As an Engineering recruitment specialist we know there is a serious lack of engineering talent in the UK. According to the 2018 Engineering UK report, 37,000-59,000 engineering graduates and technicians are required annually to plug the current employer shortfall. We’ve shared numerous articles on the subject via social media, but this time we wanted to take a different angle and look at the positive steps that are being taken in the Engineering sector to help solve the crisis.
The government announced that 2018 is the Year of Engineering and has been a government led initiative to celebrate everything good about engineering. It forms an important part of the Industrial Strategy which is aimed at boosting the perception of engineering across the UK and showcasing what an exciting and creative career it can be. It’s a campaign which has had the buy in from hundreds of organisations, schools, colleges and universities. The Big Bang Fair is one such initiative and an event I have visited in the past and have written about.
Visit our previous Blog to find out what the Big bang Fair is all about!
Tomorrows Engineers is a platform where employers are able to develop and grow their talent pipeline delivering national impact through local initiatives. So far it has reached 300,000 young people in the past year with the aim of creating a national impact of employers working locally to reach young people every year. Tomorrow’s Engineers brings a strategic approach to engagement with schools and builds links with industry. Some of Tomorrow’s Engineers events include initiatives like the Robotics Challenge and the popular Big Bang Fair.
James Dyson, the inventor of the Dyson vacuum, opened the Dyson Institute of Technology in September 2017 to help bridge the serious skills gap in Engineering. Students of the university have no fees to pay and instead receive a salary working alongside Dyson engineers on upcoming products. The Degrees are being awarded by Warwick University until Dyson is able to gain fully fledged University status.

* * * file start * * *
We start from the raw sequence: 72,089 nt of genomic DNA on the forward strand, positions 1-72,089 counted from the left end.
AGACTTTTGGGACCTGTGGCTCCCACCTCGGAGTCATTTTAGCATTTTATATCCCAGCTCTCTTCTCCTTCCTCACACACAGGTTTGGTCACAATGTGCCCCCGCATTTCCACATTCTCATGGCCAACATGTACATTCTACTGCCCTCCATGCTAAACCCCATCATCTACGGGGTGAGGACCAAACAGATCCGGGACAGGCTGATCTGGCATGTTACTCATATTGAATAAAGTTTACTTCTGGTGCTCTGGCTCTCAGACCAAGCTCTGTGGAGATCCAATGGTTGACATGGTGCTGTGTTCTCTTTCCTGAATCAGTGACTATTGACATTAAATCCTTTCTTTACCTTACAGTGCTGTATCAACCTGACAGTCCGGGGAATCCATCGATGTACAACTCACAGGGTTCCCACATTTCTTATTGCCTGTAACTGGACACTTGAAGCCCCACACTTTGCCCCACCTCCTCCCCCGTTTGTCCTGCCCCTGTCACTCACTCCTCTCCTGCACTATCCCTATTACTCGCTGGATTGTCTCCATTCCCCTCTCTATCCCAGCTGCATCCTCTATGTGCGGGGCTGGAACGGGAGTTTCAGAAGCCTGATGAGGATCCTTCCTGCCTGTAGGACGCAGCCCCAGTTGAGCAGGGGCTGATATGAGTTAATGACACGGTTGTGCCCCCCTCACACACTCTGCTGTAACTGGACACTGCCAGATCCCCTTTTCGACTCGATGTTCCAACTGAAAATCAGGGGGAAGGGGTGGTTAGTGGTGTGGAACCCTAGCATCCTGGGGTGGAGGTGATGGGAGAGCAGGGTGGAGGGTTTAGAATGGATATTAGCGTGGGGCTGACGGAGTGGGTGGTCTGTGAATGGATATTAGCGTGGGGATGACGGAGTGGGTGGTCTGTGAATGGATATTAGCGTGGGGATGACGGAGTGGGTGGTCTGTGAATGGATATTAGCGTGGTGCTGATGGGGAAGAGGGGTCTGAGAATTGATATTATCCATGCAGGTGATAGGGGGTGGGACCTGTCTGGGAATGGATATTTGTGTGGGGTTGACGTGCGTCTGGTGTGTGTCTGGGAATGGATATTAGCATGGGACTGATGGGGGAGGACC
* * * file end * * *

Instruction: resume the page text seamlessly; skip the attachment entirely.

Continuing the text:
Thousands of Coding Clubs are being set up across the country encouraging youngsters to understand the technology that sits behind their beloved smartphone and hi-tech gadgets we all find hard to live without. There are currently 4,600 coding clubs across the country and 65,000 children.
Engineering careers are some of the most impactful and exciting, but something most people don’t realise is that modern engineering offers them the chance to be creative, inventive and shape the world around them.
A common belief is that Engineering is boring and complex so people tend to opt for far more attractive careers. However, what most people don’t realise is that engineering goes far beyond men in white coals and yellow hard hats. What young people might not know is that the gadgets they can’t live without have all been constructed through engineering in some form or another.
Once this is realised we could open up the engineering world to youngsters and people considering a career change who may never have considered it as a career otherwise.
If you’d like to speak to someone about career opportunities in Engineering why not give Optima a call on 0116 303 3560.